Ensuring continuous monitoring. Risk is not static, and monitoring shouldn’t be either. Continuous monitoring of all the changes, including who is accessing the network, where devices are connecting and what applications are doing, is critical to managing risk.

Focusing on network segmentation. Reducing risk in the event of a potential security incident can often be achieved by reducing the “blast radius” of a threat. With network segmentation, where different services and devices only run on specific segments of a network, the attack surface can be minimized and we can avoid unseen and unmanaged IoT devices as springboards for attacks for other areas of the network. So, instead of an exploit in one system impacting an entire organization, the impact can be limited to just the network segment that was attacked.

Prioritizing threat prevention. Threat prevention technologies such as endpoint and network protection are also foundational components of an effective security risk management strategy. Equally important for threat prevention is having the right policy configuration and least-privileged access in place on endpoints including IoT devices and network protection technologies to prevent potential attacks from happening.

Executing the strategic components above at scale can be optimally achieved with machine learning and automation. With the growing volume of data, network traffic and devices, it’s just not possible for any one human, or even group of humans to keep up. By making use of machine learning-based automation, it’s possible to rapidly identify all IT, IoT, OT and BYOD devices to improve visibility, correlate activity in continuous monitoring, recommend the right policies for least-privileged access, suggest optimized configuration for network segmentation and add an additional layer of security with proactive threat prevention.

About Dr. May Wang:

Dr. May Wang is the CTO of IoT Security at Palo Alto Networks and the Co-founder, Chief Technology Officer (CTO), and board member of Zingbox, which was acquired by Palo Alto Networks in 2019 for its security solutions to Internet of Things (IoT).

IT Leadership, Security

These are challenging times to be a CIO. It was all talk about digital transformation to drive post-pandemic business recovery a few months ago. Now, the goalposts have shifted thanks to rising inflation, geopolitical uncertainty and the Great Resignation. Meeting these challenges requires IT leaders to ruthlessly prioritize: taking action to mitigate escalating cyber and compliance risks by managing their attack surface more effectively amidst continued skills shortages.

For many, the key lies in choosing the right platform to drive visibility and control across the endpoint estate.

The ever-growing attack surface 

That pandemic-era digital spending was certainly necessary to support hybrid working, drive process efficiencies and create new customer experiences. But it also left behind an unwelcomed legacy as corporate attack surfaces expanded significantly. 

An explosion in potentially unmanaged home working endpoints and distributed cloud assets have added opacity at a time when CIOs desperately need visibility. Two-fifths of global organizations admit that their digital attack surface is “spiraling out of control.” Some organizations also exacerbate their challenges in this regard by rushing products to market, incurring heavy technical debt in the process.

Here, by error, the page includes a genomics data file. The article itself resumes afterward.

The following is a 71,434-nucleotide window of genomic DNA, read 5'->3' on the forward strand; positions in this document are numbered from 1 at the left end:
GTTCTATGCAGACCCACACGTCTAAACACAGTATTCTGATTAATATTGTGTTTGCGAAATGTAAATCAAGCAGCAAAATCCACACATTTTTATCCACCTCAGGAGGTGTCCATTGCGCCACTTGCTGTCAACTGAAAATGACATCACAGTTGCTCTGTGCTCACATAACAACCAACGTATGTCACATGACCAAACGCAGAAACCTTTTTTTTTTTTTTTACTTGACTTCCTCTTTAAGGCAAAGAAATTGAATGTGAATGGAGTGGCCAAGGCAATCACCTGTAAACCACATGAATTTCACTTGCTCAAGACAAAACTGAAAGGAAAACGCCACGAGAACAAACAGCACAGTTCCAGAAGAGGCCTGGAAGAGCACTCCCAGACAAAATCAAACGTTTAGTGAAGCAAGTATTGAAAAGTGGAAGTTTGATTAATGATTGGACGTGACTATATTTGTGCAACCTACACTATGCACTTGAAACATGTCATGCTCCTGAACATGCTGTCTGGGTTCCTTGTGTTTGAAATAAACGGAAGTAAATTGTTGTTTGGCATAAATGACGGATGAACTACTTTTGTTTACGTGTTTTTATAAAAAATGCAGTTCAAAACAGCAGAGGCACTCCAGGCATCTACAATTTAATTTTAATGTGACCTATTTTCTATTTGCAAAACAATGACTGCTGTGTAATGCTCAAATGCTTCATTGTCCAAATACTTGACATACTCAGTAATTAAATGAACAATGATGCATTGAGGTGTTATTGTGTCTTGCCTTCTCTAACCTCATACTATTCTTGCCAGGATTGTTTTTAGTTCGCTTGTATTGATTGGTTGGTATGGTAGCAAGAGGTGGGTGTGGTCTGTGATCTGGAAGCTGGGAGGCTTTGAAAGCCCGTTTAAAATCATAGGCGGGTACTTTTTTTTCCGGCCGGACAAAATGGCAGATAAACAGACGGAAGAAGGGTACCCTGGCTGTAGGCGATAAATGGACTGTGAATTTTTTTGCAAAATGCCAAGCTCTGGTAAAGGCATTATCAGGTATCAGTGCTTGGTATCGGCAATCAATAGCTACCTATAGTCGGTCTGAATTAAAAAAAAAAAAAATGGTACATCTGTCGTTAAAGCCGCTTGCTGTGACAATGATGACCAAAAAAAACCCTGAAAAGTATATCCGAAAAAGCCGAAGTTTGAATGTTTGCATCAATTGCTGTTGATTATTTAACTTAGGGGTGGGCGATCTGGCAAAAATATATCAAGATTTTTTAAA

Attack surface challenges are especially acute in industries like manufacturing, which became the most targeted sector in 2021. The convergence of IT and OT in smart factories is helping these organizations to become more efficient and productive, but it’s also exposing them to increased risk as legacy equipment is made to be connected. 

Nearly half (47%) of all attacks on the sector last year were caused by vulnerabilities that the victim had yet to or could not patch. Like their counterparts in almost every sector, manufacturing CIOs are also kept awake at night by supply chain risk. An October 2021 report claimed that 93% of global organizations have suffered a direct breach due to weaknesses in their supply chains over the previous year.

Managing this risk effectively will require rigorous and continuous third-party auditing based on asset visibility and best practice cyber hygiene checks. The same approach can also help drive visibility at a time when supply chains are still under tremendous strain from the continued impact of COVID-19 in Asia and new geopolitical uncertainty.

Threat actors are ruthlessly exploiting visibility and control gaps wherever they can find them, most notably via ransomware. The average ransom payment rose 78% year-on-year in 2021, with some vendors detecting a record-breaking volume of attacks. Most are down to a combination of phishing, exploited software vulnerabilities, and misconfigured endpoints, particularly RDP servers left exposed without strong authentication.

Missing talent

In fact, misconfiguration is one of the biggest sources of cyber risk today perpetuated by talent shortages and digital transformation, the latter creating new and complex IT environments which become more challenging to manage securely. The talent shortfall cuts across multiple sectors and is most acute in cyber with a gap of over 2.7 million professionals globally, including 402,000 in North America. The Great Resignation and workplace stress continue to take their toll. Nearly two-thirds (64%) of SOC analysts claim they’ll change jobs next year.